It’s one thing to enjoy the freedom freelance writing offers. But sometimes we still get overwhelmed. Deadlines loom, payments might seem to take forever, and our to-do lists could occupy a mile-long scroll. Fortunately there are some things you can do to make yourself more productive than ever, and even happier in your freelance writing work.
Here are five tips to help you become a happier and more productive freelance writer:
1. Make a plan.
If you don’t already have a business plan and marketing plan, create one. If you have one but you created it a while back, update it. Your business plan and marketing plan act as road maps to help guide you through the day to day aspects of managing your freelance career. It’s a whole lot easier to reach your destination when you know where you’re going.
2. Get organized.
Some people claim to work better when surrounded by clutter. I used to be one of those people. Then I truly got things organized and I realized what BS that was. As much as I might have known where things were in my mess on my desk, the simple truth is that clutter can mentally weigh you down whether you realize it or not.
Give yourself a cleaner, more organized work place. Give yourself some time to get used to the change. And see if you feel better and can get even more done in a day after a week or two goes by.
And remember, that doesn’t only mean cleaning your desk — bookcases, storage areas, and even your computer files count too. Still hate it after a few weeks? Well, it’s not that difficult to clutter things up again. So have at it.
3. Find your most productive work time.
Just because you’ve always called yourself a night owl, it doesn’t make it so. If you have flexibility in your schedule (as in you’re not already committed to another full-time job or family obligations that set your work hours for you), try a few different work schedules. And give them each a week or two so you can adapt.
Try working in the evenings. Try working early in the mornings (there’s no way around the fact that your mind will always be freshest before you’ve gone through the rest of your day, so if your schedule allows for this, I highly recommend it). Try a mid-day schedule too. Figure out when you truly work best — when you can get the most done in as little time as possible while maintaining whatever level of creativity you need for your freelance career.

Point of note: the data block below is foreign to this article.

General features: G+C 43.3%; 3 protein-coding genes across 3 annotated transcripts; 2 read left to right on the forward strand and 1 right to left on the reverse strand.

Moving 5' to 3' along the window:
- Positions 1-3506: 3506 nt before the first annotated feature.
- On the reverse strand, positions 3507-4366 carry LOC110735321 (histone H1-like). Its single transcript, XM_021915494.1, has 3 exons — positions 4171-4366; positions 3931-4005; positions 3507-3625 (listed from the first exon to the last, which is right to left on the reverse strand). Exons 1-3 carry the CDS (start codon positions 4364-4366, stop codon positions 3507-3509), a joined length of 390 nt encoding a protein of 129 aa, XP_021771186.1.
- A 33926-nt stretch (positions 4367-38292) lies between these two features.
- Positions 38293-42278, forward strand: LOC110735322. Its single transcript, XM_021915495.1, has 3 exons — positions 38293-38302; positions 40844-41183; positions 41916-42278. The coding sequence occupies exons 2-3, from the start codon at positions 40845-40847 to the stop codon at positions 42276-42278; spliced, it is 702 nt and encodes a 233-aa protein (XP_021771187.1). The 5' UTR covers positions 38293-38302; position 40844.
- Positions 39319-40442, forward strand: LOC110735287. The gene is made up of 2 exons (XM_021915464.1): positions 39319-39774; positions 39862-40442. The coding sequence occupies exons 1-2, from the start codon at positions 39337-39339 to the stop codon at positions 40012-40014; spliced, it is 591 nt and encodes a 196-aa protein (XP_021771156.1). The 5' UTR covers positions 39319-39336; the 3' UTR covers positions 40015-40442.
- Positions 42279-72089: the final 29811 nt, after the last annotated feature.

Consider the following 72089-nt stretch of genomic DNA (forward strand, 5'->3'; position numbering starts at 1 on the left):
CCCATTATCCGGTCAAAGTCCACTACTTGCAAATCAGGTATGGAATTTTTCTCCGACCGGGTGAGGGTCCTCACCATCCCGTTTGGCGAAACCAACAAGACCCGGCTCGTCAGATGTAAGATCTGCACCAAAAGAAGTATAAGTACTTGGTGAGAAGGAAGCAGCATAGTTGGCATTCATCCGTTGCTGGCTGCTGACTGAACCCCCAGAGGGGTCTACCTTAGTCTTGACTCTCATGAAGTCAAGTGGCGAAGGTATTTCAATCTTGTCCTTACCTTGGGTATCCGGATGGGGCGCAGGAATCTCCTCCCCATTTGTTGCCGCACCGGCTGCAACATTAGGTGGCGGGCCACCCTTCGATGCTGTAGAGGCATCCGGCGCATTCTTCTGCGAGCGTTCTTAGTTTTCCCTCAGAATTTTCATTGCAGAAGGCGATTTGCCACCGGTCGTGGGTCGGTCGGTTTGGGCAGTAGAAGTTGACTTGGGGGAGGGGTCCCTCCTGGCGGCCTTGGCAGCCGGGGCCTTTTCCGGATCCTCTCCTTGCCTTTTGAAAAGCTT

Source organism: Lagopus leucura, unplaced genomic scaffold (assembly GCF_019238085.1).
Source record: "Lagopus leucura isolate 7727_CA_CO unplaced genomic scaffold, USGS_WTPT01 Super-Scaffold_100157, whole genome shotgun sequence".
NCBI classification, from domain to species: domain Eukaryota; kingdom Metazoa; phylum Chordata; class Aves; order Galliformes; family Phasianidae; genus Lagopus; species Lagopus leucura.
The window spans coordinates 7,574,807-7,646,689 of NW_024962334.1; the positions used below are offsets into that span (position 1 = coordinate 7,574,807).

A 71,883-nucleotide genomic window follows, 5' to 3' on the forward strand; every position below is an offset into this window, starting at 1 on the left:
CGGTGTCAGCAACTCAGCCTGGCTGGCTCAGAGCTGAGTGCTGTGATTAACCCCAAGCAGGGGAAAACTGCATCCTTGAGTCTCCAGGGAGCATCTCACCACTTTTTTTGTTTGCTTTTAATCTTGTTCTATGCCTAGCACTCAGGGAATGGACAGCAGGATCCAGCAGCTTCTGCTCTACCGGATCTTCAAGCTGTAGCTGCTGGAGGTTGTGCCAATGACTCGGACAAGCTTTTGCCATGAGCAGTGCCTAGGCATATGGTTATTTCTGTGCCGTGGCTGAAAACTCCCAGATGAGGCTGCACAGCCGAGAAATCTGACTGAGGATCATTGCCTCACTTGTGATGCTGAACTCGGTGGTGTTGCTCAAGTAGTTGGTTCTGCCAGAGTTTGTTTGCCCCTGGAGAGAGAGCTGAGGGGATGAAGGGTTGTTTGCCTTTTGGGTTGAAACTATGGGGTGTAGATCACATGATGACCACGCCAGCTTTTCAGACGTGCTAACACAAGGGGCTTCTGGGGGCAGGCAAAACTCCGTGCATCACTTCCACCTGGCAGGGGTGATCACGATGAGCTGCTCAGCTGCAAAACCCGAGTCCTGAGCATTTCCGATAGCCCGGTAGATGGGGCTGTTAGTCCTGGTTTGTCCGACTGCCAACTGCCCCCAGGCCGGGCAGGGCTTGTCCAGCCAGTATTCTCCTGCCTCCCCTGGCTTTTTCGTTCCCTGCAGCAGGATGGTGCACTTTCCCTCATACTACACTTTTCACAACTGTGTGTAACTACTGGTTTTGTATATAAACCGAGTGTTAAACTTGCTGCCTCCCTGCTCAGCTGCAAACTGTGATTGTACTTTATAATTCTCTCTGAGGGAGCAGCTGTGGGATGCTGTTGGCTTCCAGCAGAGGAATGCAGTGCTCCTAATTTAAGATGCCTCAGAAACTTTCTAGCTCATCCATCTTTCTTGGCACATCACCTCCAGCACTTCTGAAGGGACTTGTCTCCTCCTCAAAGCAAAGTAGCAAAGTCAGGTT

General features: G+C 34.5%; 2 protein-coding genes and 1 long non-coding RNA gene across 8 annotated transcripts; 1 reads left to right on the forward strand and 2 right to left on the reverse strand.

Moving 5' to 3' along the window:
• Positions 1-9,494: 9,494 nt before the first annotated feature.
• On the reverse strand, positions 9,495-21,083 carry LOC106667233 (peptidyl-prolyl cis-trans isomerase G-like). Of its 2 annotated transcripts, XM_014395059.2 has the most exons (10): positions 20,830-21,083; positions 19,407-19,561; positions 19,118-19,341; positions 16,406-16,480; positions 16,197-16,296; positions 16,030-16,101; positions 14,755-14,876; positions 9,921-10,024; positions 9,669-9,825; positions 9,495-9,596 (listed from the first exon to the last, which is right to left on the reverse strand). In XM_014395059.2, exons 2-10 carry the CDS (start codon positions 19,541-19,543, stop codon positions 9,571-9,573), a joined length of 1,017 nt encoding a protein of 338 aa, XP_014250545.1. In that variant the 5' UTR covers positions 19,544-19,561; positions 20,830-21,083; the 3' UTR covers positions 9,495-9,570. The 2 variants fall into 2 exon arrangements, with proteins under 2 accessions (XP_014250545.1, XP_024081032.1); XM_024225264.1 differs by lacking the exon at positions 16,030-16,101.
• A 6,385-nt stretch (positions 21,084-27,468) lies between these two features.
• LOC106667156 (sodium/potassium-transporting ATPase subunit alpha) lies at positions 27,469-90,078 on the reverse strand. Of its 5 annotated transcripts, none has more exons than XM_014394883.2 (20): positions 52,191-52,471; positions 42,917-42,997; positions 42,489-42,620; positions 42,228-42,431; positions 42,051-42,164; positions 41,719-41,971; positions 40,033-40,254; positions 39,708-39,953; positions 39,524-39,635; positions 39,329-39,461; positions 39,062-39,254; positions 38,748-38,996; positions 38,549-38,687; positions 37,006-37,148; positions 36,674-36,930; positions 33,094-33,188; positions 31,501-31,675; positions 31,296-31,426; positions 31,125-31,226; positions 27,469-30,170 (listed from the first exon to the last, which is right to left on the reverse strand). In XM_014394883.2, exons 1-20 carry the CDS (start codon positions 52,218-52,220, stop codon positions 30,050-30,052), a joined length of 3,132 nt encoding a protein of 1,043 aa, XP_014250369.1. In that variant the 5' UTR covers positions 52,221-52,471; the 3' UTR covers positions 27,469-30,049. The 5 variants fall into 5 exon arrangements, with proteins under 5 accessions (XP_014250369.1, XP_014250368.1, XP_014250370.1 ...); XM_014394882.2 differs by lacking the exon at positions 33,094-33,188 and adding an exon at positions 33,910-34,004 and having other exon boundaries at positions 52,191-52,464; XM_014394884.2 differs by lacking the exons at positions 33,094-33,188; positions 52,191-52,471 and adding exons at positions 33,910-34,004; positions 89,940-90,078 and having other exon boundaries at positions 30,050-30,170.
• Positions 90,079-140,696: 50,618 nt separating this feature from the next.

4. Get paid up front.
Even if you’re not comfortable having clients pay you in full up front, at least collect 50% of your project fee before starting. When you have a significant portion of that money on-hand, you don’t have to worry as much about deadbeat clients stiffing you on payments for work you’ve already done and for time you can never get back.
Not comfortable changing payment terms with existing clients? Then make that your new term going forward for new clients instead.
5. Re-evaluate your rates.
One of the biggest downers is to work hard and feel like you’re not being fairly compensated for your work. You can get that working for an employer in a 9-5 job. You don’t need it as a freelance writer. If you’re not earning enough, raise your rates.
Yes, that might mean completely changing your target market. But if you made a mistake and targeted the wrong market to begin with, it’s better to change things up now than remain unsatisfied and have to do it down the road anyway. Not sure what you need to charge? Our freelance hourly rate calculator can help you figure out the minimum you need to charge for your freelance work. (Just click the link near the top to use the advanced mode.)
Remember that there are many little things you can do throughout the course of your work day to get more done and be happier in the process. The above ideas are a just a few of the bigger tasks that can make a long term difference.
You could also create daily to-do lists and schedules to keep you on track, surround yourself with things that make you happy (plants, fuzzy slippers while you work, a nice candle, motivational calendar, or whatever works for you), or even allow yourself a nap or walk or some other kind of break mid-day if it brings you back to work feeling refreshed.
The point is that if you can be happier or more productive in your freelance work, you should take the time to figure out what’s going to work for you and then do it. There is absolutely no reason any freelance writer shouldn’t thoroughly enjoy their work.
How are you going to increase your productivity and happiness as a freelancer? If you have other tips or ideas, feel free to share them with our other readers in the comments below.
Note: This post was originally published on October 26, 2010 and was updated and re-released on the currently-noted publication date.